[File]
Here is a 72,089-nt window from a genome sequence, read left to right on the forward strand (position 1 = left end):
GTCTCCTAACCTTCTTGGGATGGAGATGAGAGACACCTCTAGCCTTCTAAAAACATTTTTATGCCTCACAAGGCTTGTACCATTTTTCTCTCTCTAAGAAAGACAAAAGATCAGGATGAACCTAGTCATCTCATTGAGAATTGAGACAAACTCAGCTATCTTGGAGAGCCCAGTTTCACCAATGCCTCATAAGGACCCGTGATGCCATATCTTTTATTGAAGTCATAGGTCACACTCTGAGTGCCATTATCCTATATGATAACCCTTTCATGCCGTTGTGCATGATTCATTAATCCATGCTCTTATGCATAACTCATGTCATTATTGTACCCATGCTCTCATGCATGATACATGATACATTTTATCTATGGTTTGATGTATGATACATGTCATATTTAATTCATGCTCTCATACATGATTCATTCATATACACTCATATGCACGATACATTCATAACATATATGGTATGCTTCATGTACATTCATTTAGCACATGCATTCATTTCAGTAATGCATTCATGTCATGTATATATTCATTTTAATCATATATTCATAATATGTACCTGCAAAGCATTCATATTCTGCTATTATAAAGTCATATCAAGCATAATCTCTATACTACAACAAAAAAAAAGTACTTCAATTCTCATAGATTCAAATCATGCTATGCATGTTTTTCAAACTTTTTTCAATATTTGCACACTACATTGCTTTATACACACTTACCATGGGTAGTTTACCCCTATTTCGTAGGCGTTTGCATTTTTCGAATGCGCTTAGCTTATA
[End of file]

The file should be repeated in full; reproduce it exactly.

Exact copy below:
Here is a 72,089-nt window from a genome sequence, read left to right on the forward strand (position 1 = left end):
GTCTCCTAACCTTCTTGGGATGGAGATGAGAGACACCTCTAGCCTTCTAAAAACATTTTTATGCCTCACAAGGCTTGTACCATTTTTCTCTCTCTAAGAAAGACAAAAGATCAGGATGAACCTAGTCATCTCATTGAGAATTGAGACAAACTCAGCTATCTTGGAGAGCCCAGTTTCACCAATGCCTCATAAGGACCCGTGATGCCATATCTTTTATTGAAGTCATAGGTCACACTCTGAGTGCCATTATCCTATATGATAACCCTTTCATGCCGTTGTGCATGATTCATTAATCCATGCTCTTATGCATAACTCATGTCATTATTGTACCCATGCTCTCATGCATGATACATGATACATTTTATCTATGGTTTGATGTATGATACATGTCATATTTAATTCATGCTCTCATACATGATTCATTCATATACACTCATATGCACGATACATTCATAACATATATGGTATGCTTCATGTACATTCATTTAGCACATGCATTCATTTCAGTAATGCATTCATGTCATGTATATATTCATTTTAATCATATATTCATAATATGTACCTGCAAAGCATTCATATTCTGCTATTATAAAGTCATATCAAGCATAATCTCTATACTACAACAAAAAAAAAGTACTTCAATTCTCATAGATTCAAATCATGCTATGCATGTTTTTCAAACTTTTTTCAATATTTGCACACTACATTGCTTTATACACACTTACCATGGGTAGTTTACCCCTATTTCGTAGGCGTTTGCATTTTTCGAATGCGCTTAGCTTATA